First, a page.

Monday, July 25, 2016 by Greg White
An assembly of 25 scientists Thursday initiated a proposal to create the first synthetic human genome in the lab.
The synthetic genome plan was a product of two behind-the-scenes meetings. One was based in New York last year and the other happened May 10 at Harvard University, noted the Washington Post. The recent announcement was published in the journal Science Thursday.
The goal of the project is the create the first synthetic genome and test it in the cells in the lab over the next ten years. The researchers said they are not attempting to cook up a human being in the lab. They claim this technology will help grow transplantable organs, engineer immunity to viruses, program cancer resistance, and develop drugs using human cells and organs.
The contentious project is known as the Human Genome Project–Write, which follows in the footsteps of the Human Genome Project that mapped human DNA back in 2003. The previous project cost a whopping $3 billion; however, the scientists claim their project will be significantly cheaper. The team intends to obtain $100 million in public and private funding to start the task this year; however, they hope to invest a total of $3 billion into the project in the long-term.
The scientists received criticism for hosting a meeting to discuss the synthetic genome project in New York earlier this year. Drew Endy, an associate professor of bioengineering at Stanford, tweeted, “If you need secrecy to discuss your proposed research (synthesizing a human genome), you are doing something wrong.” In response, organizers of the meeting said they did not want the public to tar and feather the idea before the publication of the article in Science.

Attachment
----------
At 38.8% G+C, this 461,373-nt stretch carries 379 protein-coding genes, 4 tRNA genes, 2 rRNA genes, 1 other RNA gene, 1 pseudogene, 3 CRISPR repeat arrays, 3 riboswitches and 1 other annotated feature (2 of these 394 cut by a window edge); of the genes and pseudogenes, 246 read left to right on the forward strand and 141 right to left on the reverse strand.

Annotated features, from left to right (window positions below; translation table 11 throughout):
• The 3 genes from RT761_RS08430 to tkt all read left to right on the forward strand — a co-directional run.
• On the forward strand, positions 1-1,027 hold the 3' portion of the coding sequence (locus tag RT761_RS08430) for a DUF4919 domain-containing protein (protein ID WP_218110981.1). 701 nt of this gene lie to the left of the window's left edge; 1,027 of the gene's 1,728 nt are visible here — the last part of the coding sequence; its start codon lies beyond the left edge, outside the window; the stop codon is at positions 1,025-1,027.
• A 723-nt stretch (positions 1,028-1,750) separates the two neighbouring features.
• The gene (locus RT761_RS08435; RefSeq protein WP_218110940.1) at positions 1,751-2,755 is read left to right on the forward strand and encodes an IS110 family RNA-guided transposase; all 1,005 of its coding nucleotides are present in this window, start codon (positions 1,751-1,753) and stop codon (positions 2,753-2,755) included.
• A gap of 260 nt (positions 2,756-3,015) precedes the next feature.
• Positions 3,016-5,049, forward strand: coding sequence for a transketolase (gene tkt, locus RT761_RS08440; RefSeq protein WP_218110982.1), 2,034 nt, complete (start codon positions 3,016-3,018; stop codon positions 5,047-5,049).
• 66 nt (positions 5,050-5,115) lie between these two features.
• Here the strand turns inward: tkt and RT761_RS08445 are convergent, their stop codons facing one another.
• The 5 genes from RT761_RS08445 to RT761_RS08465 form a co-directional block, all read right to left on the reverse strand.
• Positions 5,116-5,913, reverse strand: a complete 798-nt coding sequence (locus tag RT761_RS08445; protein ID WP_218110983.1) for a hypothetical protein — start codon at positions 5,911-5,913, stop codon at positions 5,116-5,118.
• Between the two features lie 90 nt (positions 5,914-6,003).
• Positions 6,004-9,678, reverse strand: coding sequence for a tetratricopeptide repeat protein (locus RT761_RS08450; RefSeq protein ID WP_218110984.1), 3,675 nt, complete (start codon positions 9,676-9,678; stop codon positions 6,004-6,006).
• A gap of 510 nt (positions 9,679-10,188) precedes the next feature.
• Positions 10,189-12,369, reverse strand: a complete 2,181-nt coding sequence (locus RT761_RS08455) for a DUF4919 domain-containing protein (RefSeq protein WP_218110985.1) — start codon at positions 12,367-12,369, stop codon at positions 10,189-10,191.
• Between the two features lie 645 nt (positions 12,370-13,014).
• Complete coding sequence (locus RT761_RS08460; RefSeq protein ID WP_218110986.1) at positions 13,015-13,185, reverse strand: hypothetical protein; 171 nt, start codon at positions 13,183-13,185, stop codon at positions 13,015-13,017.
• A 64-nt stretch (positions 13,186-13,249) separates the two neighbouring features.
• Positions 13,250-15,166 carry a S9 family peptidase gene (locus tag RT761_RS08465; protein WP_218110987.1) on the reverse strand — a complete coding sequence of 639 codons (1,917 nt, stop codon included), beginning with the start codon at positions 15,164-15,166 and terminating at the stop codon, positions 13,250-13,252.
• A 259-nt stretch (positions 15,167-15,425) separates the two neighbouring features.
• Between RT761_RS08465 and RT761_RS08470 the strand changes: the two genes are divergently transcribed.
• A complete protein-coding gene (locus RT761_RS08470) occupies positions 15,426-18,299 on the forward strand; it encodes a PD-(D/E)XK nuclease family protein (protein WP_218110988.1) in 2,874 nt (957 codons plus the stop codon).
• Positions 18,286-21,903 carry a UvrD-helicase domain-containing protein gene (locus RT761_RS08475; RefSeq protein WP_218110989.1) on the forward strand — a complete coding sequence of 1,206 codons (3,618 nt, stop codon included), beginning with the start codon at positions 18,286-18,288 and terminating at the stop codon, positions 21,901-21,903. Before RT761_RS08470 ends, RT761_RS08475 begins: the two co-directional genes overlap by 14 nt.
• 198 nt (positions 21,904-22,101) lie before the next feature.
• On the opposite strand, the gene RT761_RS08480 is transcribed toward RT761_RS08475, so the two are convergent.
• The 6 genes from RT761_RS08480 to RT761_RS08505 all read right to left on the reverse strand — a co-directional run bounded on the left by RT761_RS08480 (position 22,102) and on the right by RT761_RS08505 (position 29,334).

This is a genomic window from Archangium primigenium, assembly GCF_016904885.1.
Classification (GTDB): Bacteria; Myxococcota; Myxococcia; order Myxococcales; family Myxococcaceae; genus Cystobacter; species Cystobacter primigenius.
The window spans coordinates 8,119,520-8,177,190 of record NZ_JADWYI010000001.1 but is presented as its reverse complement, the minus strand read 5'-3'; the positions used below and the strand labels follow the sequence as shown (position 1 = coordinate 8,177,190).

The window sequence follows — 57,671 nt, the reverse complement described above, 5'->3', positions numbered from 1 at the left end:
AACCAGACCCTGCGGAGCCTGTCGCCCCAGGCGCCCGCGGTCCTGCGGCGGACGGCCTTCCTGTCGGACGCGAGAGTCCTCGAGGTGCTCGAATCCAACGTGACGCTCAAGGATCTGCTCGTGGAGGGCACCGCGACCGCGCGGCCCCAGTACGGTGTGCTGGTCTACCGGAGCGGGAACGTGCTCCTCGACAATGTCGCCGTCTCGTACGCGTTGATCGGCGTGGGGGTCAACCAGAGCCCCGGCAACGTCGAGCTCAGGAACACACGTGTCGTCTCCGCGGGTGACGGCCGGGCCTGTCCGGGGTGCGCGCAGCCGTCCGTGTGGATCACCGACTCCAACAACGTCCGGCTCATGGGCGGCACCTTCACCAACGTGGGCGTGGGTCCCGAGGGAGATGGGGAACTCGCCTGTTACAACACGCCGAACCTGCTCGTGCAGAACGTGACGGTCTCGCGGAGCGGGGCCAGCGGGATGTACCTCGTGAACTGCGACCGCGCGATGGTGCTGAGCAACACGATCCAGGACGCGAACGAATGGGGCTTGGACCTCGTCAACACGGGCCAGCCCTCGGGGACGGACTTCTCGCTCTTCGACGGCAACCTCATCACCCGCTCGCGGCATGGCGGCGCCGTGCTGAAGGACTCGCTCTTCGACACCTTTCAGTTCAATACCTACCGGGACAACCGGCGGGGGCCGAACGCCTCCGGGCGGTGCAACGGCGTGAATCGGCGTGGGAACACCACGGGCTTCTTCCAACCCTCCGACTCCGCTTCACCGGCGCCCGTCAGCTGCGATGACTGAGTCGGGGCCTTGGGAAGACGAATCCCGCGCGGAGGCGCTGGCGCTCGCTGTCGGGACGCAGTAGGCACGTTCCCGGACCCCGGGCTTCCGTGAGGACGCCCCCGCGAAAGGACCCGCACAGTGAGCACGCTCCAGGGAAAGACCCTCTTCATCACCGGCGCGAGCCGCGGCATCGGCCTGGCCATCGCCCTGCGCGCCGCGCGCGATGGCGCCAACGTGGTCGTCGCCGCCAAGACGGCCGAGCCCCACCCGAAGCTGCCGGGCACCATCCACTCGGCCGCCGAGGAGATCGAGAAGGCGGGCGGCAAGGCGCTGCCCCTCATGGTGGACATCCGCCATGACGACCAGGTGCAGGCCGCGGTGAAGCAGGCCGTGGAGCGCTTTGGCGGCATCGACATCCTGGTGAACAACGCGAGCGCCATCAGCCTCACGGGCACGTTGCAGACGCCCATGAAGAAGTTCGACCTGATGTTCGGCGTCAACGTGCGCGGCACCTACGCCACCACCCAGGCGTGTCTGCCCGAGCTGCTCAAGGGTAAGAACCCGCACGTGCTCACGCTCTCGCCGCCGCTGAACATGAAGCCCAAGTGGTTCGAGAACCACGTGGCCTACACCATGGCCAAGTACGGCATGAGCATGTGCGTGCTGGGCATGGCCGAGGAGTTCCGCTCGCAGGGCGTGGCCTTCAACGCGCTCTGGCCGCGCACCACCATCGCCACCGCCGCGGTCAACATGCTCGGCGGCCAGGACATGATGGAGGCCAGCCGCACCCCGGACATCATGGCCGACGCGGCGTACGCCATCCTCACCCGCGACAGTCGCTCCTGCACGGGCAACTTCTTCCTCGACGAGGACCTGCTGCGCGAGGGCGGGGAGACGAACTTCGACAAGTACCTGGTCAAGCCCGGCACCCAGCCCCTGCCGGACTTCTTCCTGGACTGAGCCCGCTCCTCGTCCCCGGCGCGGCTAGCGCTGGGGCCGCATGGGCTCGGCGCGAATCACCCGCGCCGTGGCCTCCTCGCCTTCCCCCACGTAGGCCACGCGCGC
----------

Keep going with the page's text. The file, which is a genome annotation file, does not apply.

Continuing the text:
Endy and Laurie Zoloth, a professor of medical ethics and humanities at Northwestern University, published an essay where they argued that although this technology could benefit humanity, “It is easy to make up far stranger uses of human genome synthesis capacities.”
Endy added to his condemnation of the project Thursday, saying the researchers were continuing without the approval of the scientific community in general or an independent ethical review.
“Do we wish to be operating in a world where people are capable of organizing themselves to make human genomes? Should we pause and reflect on that question before we launch into doing it?” Endy told the Washington Post. “They’re talking about making real the capacity to make the thing that defines humanity – the human genome.”
Endy and Zoloth aren’t alone in their condemnation of the plan. The initiative received criticism from the head of the National Institutes of Health (NIH), Francis Collins, who was in charge of the previous Human Genome Project. In a statement released by the NIH, Collins said it was too soon to start the project:
NIH has not considered the time to be right for funding a large-scale production-oriented ‘HGP-write’ effort, as is framed in the Science article,” Collins said. He added, “There are only limited ethical concerns about synthesizing segments of DNA for laboratory experiments. But whole-genome, whole-organism synthesis projects extend far beyond current scientific capabilities, and immediately raise numerous ethical and philosophical red flags.
Genetic engineering has provoked ethical concerns since the field first emerged in the 1970s. Last December, for instance, researchers from the US, Europe, and China decided to place restrictions on a new gene-editing technique called CRISPR, which could possibly make heritable modifications to the human genome.